I believe this is all the result of our Federal government's "policy". As an election promise, the Trudeau led Liberals stated they would back out of the F-35 program. Once elected, they essentially did so, but then deferred on selecting a new fighter for another five years, pending a new competition, which puts that decision until well after the next election; hence the "stopgap" Super-Hornets. Interestingly, they also said the F-35 would be considered in any new competition. Clowns.

Further, the current NAFTA re-negotiations are not helping. Somebody neglected to inform the Trudeau government that the deal was to be about trade and jobs, and we're approaching a protectionist, right-wing Trump administration with demands that gender and aboriginal rights protections be included in a trade agreement. Is it any surprise that this is one of the outcomes.

The "bright side" of this, we are being told here in the Great White North, is that the government expects to close a deal for many Bombardier CS300's with a few Chinese airlines. Hurray. Maybe Bombardier's government "bailout" won't be for nothing, but I'm not going to hold my breath.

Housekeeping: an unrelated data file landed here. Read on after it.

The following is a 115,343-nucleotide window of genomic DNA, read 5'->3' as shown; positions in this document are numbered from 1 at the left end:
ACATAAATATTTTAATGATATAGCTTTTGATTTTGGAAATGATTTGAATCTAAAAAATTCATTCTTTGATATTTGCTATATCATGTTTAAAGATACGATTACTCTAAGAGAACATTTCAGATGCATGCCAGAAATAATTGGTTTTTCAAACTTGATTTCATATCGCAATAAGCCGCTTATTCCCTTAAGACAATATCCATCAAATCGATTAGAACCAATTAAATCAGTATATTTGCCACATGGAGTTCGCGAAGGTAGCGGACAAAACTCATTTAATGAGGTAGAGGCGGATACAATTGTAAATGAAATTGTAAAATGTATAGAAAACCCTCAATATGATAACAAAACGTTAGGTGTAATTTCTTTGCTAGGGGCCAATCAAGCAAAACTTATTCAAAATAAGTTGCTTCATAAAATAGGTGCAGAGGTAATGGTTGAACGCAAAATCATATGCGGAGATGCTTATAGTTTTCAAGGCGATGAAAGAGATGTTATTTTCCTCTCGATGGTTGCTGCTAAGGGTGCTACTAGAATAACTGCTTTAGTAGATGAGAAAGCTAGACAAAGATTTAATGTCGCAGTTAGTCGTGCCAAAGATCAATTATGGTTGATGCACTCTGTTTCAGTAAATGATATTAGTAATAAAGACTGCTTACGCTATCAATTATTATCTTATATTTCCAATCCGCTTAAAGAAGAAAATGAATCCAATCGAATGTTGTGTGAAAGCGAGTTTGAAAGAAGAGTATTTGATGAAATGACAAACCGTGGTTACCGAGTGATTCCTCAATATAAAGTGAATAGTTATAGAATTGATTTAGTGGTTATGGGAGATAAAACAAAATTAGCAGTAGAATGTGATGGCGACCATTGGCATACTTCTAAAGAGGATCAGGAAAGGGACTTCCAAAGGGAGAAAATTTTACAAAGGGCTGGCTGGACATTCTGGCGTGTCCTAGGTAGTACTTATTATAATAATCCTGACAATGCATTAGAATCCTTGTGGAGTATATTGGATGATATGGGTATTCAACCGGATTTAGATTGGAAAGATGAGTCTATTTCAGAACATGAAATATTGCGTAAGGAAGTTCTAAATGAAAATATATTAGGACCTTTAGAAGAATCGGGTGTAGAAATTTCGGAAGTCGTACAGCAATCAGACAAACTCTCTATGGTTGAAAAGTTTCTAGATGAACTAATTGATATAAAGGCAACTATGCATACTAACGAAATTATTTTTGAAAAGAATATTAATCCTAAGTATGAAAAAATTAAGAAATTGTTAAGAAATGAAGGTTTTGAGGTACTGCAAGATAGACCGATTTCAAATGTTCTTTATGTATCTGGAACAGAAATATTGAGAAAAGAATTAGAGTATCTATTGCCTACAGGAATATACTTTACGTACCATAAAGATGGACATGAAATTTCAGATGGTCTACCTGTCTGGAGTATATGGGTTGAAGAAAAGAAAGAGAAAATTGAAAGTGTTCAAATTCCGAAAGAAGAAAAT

edit on 27-9-2017 by Orwells Ghost because: (no reason given)



posted on Sep, 27 2017 @ 07:05 PM
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It is stupid, and probably a Trumpism this time round. In any case Boeing gets tax breaks, exports and use of government funded research in NASA or defence contracts.
Boeing just doesn't like the 50/50 exchange between them and Airbus, and that row has been going on for years, with nobody none the wiser..other than what is published. It doesn't look good for a UK/US trade deal either if all that happens is that the feud goes on, while Boeing does have companies in the UK for bye. It's probably debateable that Bombardier is gaining over Boeing with their aircraft at the end of the day anyway.



posted on Sep, 28 2017 @ 01:48 PM
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www.reuters.com...

Looks like this has implications beyond North-America. The British PM is none to pleased with Boeing's behavior as it seems that Bombardier employs several thousand folks in Northern Ireland, a place where PM May derives a good deal of her remaining support following her waning fortunes in the last British election.
edit on 28-9-2017 by Orwells Ghost because: (no reason given)



posted on Sep, 28 2017 @ 03:39 PM
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originally posted by: smurfy